AN ice campaign targeting Wellington and East Gippsland regions launched in Bairnsdale on Monday urges locals to dob in dealers.
The campaign, launched in collaboration with Victoria Police, is targeting Sale, Bairnsdale and their surrounding areas.
Locals are again being urged to report information about those manufacturing, distributing and trafficking crystal methylamphetamine (‘ice’) and other illicit drugs in their neighbourhoods.
Held in September last year, the Wellington region’s previous campaign contributed to a 57 per cent increase in drug-related information reports to Crime Stoppers, while East Gippsland’s resulted in a 140 per cent increase in drug-related reports during the two-week campaign.
Crime Stoppers Victoria general manager Cathy Rhodes said many people knew someone affected by illicit drugs and the devastating effect they had on individuals, their loved ones and the wider community.
She urged people to help reduce the manufacture and supply of illicit drugs in their neighbourhoods by reporting what they knew to Crime Stoppers.
“Any piece of information you provide, no matter how insignificant you may think it is, could assist police in finding those guilty of manufacturing, dealing and supplying illicit drugs in your community and bringing them to justice,” she said.
“We urge you to pick up the phone and call Crime Stoppers confidentially on 1800 333 000 or report online at crimestoppersvic.com.au anything you know about the manufacture, supply and dealing of drugs in your neighbourhood.”
Ms Rhodes said information Crime Stoppers received would be handled in the utmost confidence.
“You do not have to give your name or any personal details,” she said.
“There is no caller ID or IP tracing.”
East Gippsland local area commander, Inspector Luke Smeaton, said front line police were familiar with the devastating effects illicit drugs could have on people, their families and others in their communities.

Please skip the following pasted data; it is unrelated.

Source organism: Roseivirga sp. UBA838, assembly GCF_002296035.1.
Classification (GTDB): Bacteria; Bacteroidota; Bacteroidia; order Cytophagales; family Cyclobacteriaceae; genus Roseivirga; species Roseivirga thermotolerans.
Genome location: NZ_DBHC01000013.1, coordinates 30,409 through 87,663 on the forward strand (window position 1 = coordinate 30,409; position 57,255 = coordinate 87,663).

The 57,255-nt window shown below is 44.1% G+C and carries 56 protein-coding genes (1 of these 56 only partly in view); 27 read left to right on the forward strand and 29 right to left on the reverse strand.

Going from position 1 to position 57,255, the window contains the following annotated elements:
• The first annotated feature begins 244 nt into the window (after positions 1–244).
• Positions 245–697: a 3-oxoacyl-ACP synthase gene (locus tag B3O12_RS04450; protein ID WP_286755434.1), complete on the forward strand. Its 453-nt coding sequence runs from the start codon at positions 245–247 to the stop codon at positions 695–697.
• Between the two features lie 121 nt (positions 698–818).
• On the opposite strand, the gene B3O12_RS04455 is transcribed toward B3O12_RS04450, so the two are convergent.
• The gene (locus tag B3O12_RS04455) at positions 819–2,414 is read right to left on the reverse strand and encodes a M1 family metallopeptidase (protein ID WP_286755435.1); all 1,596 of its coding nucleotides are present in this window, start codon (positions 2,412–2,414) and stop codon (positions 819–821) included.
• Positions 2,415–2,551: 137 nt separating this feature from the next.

“We need a whole of community approach to tackle the flow of these harmful substances into our neighbourhoods,” he said.
“The Dob in a Dealer campaign enables the community to report what they know about drug manufacturing, trafficking and dealing entirely confidentially to Crime Stoppers.
“The smallest piece of information could save someone’s life.”
Wellington local area commander, Inspector Robert Wallace, said the smallest piece of information could make a difference in disrupting organised crime and stopping the harm drugs brought.
A Crime Stoppers spokesperson said methylamphetamine was a complex issue involving law enforcement, but was increasingly regarded as a health issue.
The campaign was aimed at identifying the manufacturers and distributors of methylamphetamine and other illicit drugs, rather than end users.
The spokesperson said some people reporting may have existing drug addictions or may be family members of someone suffering an addiction, and those needing help would be referred to local health care agencies where they could discuss treatment options.
Those with drug problems, or people who know someone affected by drug use or addiction, can phone support services such as Family Drug Help on 1300 660 068 or Youth Support and Advocacy Service on 1800 014 446.
Dob in a Dealer information about local drug dealing activity can be reported confidentially online at www.crimestoppersvic.com.au or phone Crime Stoppers on 1800 333 000.
Crime Stoppers’ Dob in a Dealer program is being rolled out across Australia.
In total 17 campaigns will be delivered in Victoria and more than 75 nation-wide.